The Habsburgs / The Spanish Riding School
« on: January 03, 2007, 11:43:03 PM »
The Spanish Riding School was established by the Austrian Empire in the late 1500’s.  Since this time it has evolved (although there has been barely any change within the actual riding school) to become a world famous Viennese tourist attraction, and the epitome of equestrianism as a form of art.  They use specially bred, white ‘Lipizzan’ horses, which were not only officially used by the Austrian crown, but were an object of patronage and obsession by many of Austria’s Emperors.  Their arena (once located in the imperial palace) is the Winter Riding School commissioned by Charles VI and completed in 1735.  It is a magnificent stage, lighted by chandeliers in which the horses preform in gold and red saddle cloths.

If anyone could contribute pre WWI photos or information regarding the Hapsburgs and the Lipizzan horses, that would be great. . . . I’m sure Sisi would have had an opinion on the school.

- James

Tsarskoe Selo Town / Basic facts of Tsarskoe Selo
« on: March 10, 2006, 07:45:30 AM »
I know very little about the basic facts of Tsarskoe Selo, and was hoping people could help me…

The geographical size of T.S?

How many private residences, public buildings, Palaces and other infrastructure was present by 1918?

Etc etc

Thank you


Nicholas II / The shooting of Stolypin....
« on: March 10, 2006, 07:27:36 AM »
As always, I will apologise if this has already been discussed, but I searched and couldn’t find anything, I know how frustrating it is when threads are repeated.

I was wanting to know about the evening at the Kiev theatre in 1911, when Nicholas, Olga and Tatiana witnessed the shooting of Prime Minister Stolypin.  Obviously it was traumatic for O&T, did they record much of the event?  Did they witness the crime clearly from their box? Did it increase Alexandra’s aim in sheltering her children? Following the shooting were they quickly whisked away from the theatre, or did they take to a private room and wait out the commotion?  Was the theatre hysterical, or did the assassination initially go un-noticed by attendees?  Had the show began?  What show was it?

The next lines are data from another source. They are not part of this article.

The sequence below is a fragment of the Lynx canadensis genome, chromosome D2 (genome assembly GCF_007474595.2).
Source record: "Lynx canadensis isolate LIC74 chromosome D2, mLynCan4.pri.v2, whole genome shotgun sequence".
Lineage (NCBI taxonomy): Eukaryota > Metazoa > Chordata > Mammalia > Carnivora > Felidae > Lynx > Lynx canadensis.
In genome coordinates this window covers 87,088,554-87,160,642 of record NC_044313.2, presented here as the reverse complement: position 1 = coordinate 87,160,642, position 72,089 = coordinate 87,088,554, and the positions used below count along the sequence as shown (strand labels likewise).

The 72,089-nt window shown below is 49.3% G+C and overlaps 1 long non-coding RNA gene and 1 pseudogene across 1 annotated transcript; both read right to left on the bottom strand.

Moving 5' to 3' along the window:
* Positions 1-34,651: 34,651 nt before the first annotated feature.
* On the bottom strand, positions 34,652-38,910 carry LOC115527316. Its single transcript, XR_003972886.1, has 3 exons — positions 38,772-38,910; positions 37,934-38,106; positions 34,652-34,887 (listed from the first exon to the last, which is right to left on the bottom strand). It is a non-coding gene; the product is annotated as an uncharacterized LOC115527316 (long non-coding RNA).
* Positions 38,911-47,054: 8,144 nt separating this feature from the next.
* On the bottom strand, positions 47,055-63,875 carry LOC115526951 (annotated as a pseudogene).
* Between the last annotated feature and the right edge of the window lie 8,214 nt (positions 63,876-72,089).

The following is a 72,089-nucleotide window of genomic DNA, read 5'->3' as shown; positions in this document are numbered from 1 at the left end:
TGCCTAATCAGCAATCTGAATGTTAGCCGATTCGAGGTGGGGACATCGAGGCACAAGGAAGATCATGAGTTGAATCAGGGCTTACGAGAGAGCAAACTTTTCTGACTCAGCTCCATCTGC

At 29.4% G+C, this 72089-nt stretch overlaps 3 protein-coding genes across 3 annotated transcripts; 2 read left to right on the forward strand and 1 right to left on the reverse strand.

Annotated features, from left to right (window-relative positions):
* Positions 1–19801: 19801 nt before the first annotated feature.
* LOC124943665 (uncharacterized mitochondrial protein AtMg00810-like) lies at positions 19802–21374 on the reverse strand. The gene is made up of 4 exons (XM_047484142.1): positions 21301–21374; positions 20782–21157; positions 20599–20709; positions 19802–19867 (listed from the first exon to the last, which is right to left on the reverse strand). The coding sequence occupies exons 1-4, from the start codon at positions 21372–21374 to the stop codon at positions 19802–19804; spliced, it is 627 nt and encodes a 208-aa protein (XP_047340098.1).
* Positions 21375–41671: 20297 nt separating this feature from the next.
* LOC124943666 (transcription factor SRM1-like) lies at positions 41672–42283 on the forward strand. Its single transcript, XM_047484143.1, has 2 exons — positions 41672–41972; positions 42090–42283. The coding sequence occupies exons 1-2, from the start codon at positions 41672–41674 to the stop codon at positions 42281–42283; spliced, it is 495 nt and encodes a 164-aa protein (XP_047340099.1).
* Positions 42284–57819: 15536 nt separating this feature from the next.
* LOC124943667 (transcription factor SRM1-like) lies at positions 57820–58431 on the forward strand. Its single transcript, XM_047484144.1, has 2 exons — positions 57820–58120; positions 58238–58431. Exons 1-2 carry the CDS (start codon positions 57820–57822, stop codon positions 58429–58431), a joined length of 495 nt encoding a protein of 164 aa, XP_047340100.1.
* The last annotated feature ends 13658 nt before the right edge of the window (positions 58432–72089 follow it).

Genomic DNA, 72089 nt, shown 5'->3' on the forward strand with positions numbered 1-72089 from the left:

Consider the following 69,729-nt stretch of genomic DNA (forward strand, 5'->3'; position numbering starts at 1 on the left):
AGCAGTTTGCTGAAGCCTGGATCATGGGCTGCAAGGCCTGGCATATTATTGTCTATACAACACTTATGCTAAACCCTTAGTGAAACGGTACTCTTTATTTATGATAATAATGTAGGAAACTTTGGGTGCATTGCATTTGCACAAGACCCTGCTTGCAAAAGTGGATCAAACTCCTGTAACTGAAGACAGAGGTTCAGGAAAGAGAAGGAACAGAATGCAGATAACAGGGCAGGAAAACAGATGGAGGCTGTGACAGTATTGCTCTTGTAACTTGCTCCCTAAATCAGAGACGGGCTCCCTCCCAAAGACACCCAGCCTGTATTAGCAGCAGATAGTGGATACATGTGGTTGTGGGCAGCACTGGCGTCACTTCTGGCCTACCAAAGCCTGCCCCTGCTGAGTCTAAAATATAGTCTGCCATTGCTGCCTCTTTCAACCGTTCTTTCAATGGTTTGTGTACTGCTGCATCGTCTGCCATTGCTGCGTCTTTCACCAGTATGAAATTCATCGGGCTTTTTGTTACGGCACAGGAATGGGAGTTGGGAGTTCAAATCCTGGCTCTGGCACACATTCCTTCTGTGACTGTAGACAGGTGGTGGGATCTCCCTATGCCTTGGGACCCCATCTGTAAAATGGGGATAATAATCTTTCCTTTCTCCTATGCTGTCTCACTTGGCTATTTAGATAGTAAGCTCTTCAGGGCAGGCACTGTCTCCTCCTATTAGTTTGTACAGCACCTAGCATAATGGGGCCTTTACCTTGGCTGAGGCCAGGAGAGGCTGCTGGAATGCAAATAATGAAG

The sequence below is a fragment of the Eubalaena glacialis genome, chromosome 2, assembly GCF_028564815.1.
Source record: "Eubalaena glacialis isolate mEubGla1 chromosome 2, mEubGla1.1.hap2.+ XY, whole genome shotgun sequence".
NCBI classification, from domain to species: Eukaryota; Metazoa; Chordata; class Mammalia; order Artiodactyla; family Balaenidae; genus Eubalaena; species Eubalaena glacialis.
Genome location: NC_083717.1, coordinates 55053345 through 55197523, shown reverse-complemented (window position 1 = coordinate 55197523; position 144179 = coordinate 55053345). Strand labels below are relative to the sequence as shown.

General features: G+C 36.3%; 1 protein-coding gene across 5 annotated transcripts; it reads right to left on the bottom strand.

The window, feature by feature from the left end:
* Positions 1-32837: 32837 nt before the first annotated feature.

Sorry about the questions, but I’ve found little information on the events that evening.


It only occurred to me to post this for discussion recently..

My parents have a large book covering 100 years of ‘front page news’ from The Age, a reputable newspaper in Melbourne, Australia.  When I found the book I immediately searched it for any reports of the Russian Revolution.  Oddly I found hardly any reports, but did find a small article reporting on a foiled kidnap plan by rebels regarding the Empress.  Has anyone else read about this?  If anyone is interested I can find the page and post it for you..


Dear Friends

I'm not sure if people are aware of a amazing program on google called 'Google Earth'.  I only just discovered it, but if you download the free program you are easily able to navigate yourself on a virtual globe and zoom in anywhere in the world.  It is truely remarkable.
I am currently somewhere over St Peteresburg, the picture is you are ina focused area is quite clear, you can se ethe streets, and the cars on the roads and the buildings..(Im trying to find the Hermitage without luck).
Its a great little program for all you history buffs out there because you can be reading about a place, say teh Riechstag, and can literally jump on this program and zoom there to get a greater idea of the whole area.

If this program is allready well-known, sorry


Research Russian Roots / Hermit noble in Australia...
« on: October 02, 2005, 05:56:30 AM »
I recall seeing on a current affairs programe in Australia (Today Tonight i think) a few years ago a report about a hermit man living in Queensland .

He was a bush-man who lived in the rain forests of Queensland and only went into town every couple of months to buy supplies.  He was a complete hermit living in a tree trunk, speaking his own tounge and everything.

They breifly went into his history, which is what caught my attention and led me to remember it.  Evidently the program claimed, he was born to a Russian Princess, he and his mother fleeing to Sydney after the Revolution.  He attended one of Sydney's top private boys schools (i think it might have been Kings) and didn't pay tuition due to his pedigree.